MANILA, Philippines – Nothing makes you want to curl up indoors with a cup of hot coffee more than the rainy season. Something about the sound of raindrops and the idea of the outside world getting drenched imbues coffee with an aura of comfort and bliss.
This monsoon season, take your rain boots out for a trip to 3 coffee shops you may have heard of but never visited. These alternatives to ubiquitous cafe franchises make for perfect dates, impromptu study sessions or random brooding on rainy afternoons.
1. Craft Coffee Workshop
As its name suggests, this little cafe on the corner of Broadway Avenue and E. Rodriguez Avenue in New Manila is devoted to the craft of making coffee.
Here, the focus is on the natural taste of coffee, which explains why their coffee tastes more bitter than the sweet coffee confections of mainstream coffee shops. They don’t even serve frappes because according to barista Michael Guieb, “You add sugar in frappes. We recommend you don’t drink coffee with anything.”
He refers to Craft Coffee Workshop as a “specialty coffee bar” that treats coffee-making as a science.
“We have strict parameters for our drip or pour-over coffee. Everything from water temperature, grind size to the weight of the coffee is measured.”
They specialize in single origins coffee that use coffee beans from a specific country. They have beans from Brazil, Ethiopia and Columbia.
Does it matter where coffee beans come from? Guieb says, in terms of the coffee’s taste, it does.
Ethiopian beans give a floral, tea-like taste to coffee while beans from Brazil are nutty with hints of malt and cocoa that give the coffee a sweet finish.
True to its advocacy of spreading the science of coffee-making, Craft Coffee Workshop offers barista classes and coffee appreciation sessions upon reservation. Find out more on www.craftcoffeeworkshop.com
They’ll also be brewing in a second store in the Podium, Ortigas in July.
Open hours: 8am to 10pm, Mondays to Thursdays; 8am to 11pm, Fridays and Saturdays; 9am to 5 pm, Sundays
Music while I was there: Jason Mraz songs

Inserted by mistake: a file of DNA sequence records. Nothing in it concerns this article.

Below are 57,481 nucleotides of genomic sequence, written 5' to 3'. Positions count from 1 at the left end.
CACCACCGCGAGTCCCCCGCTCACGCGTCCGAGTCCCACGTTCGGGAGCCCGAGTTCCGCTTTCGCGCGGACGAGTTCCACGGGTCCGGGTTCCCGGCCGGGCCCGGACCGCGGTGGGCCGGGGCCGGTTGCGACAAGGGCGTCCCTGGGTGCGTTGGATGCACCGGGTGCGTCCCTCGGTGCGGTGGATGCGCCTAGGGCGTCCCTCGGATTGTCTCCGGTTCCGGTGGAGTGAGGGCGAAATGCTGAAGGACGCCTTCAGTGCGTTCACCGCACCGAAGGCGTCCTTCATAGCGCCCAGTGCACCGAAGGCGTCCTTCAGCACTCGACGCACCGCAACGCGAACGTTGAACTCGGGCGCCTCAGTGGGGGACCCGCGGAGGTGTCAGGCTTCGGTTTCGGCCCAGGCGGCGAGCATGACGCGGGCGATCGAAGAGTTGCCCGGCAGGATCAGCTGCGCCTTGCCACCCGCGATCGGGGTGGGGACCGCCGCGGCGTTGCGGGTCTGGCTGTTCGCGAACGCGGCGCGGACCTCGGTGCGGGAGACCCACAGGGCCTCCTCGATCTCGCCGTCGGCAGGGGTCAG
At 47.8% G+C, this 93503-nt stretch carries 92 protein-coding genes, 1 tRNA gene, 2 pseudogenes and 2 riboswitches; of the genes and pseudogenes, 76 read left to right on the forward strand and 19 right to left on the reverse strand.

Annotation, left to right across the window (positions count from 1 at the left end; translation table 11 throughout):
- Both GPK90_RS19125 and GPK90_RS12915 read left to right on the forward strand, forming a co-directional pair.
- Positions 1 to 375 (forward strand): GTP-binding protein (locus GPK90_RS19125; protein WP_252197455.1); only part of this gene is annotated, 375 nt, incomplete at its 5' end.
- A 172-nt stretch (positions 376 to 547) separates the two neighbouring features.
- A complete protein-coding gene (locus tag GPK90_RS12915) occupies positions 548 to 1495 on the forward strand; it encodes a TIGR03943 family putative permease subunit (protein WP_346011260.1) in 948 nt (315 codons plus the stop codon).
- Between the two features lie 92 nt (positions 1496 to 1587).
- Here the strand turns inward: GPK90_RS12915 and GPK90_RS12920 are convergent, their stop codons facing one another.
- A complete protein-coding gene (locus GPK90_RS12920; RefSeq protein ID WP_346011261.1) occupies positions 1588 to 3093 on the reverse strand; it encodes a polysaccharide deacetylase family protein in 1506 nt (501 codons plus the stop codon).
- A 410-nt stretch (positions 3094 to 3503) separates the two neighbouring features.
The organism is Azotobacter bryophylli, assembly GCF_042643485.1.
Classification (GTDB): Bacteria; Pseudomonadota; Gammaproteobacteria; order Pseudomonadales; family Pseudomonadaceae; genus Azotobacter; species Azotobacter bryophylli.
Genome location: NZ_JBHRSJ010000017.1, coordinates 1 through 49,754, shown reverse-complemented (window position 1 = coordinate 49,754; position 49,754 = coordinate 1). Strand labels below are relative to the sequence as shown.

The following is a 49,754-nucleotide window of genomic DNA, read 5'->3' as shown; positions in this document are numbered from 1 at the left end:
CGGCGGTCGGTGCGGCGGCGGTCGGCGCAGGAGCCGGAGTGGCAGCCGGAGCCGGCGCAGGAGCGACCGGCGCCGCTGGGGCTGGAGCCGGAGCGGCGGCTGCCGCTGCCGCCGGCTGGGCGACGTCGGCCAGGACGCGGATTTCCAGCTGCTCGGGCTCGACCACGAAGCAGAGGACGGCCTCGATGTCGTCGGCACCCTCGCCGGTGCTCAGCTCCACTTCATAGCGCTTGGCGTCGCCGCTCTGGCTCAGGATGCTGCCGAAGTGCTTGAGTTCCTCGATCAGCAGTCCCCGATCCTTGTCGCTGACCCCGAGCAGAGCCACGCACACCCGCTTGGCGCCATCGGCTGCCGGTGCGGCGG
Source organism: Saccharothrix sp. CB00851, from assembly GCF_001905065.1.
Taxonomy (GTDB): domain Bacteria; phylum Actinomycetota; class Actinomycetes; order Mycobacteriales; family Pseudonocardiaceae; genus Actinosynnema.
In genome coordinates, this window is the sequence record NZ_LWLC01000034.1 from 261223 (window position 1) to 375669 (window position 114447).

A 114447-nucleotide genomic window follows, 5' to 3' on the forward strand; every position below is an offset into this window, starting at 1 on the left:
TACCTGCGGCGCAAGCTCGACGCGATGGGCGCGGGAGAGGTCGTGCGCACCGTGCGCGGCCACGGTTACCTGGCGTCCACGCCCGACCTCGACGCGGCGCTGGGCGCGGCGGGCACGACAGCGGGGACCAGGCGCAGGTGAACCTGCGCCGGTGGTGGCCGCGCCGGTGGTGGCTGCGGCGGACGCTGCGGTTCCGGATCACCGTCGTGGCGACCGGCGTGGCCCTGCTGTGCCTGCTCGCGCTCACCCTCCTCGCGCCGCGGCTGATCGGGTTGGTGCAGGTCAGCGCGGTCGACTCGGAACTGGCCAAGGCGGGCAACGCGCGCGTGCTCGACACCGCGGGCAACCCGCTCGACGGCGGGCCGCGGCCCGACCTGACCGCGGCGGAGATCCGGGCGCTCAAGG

Food served: Pastries, desserts
Check them online: Craft Coffee Workshop Facebook page and www.craftcoffeeworkshop.com
2. Forte Coffeehouse
This cafe on Maginhawa Street, Quezon City combines a love for coffee and music.
A glance at their menu makes this apparent with drinks named Mozart Trio, Oreo Jazz Latte, Ragtime Coffee Jelly and Choclit Banoffee Blues.
Live jazz concerts are held in its second floor events room on Tuesdays. On certain days, they play only jazz music. The cafe also sells books and notebooks for those itching to jot down thoughts while sipping their coffee.
Patrons will also delight in the whimsical latte art in each cup of coffee. Aside from hot coffee, they serve ice-blended drinks, tea latte and soy drinks.
Open hours: 11am to 11pm, Mondays to Saturdays
Music while I was there: Jazz instrumentals
Food served: Rice meals, pastries
Check them online: Forte Coffeehouse Facebook page
3. Epic Cafe
“Epic” here describes both the coffee served and the adventures of its founder, bike enthusiast and sportsman Sonny de Leon.
He is also the man behind Poco Deli, a restaurant that serves American cuisine and wine just a few blocks down East Capitol Drive from Epic Cafe.
Bikes and coffee make a great — if unexpected — duo in this coffee shop. Race bikes form part of the decor in this gorgeous cafe dominated by brick, wood and vintage furniture from the US.
Best-sellers on the menu include Sea Salt Caramel frappe, their americano, cappuccino and lattes.
Cafe visitors are put in the right mood by quotes written with bright-colored chalk on the walls: “Life is like riding a bicycle, to keep your balance, you have to keep moving (Albert Einstein)” and “Coffee fuels brilliant minds and epic rides (Anonymous).”
Open hours: 8am to 10pm, Mondays to Saturdays (will be open on Sundays starting July)
Music while I was there: Coldplay and Adele
Food served: Homemade pastries, ice-cream and sorbet
Check them online: Epic Cafe Facebook page
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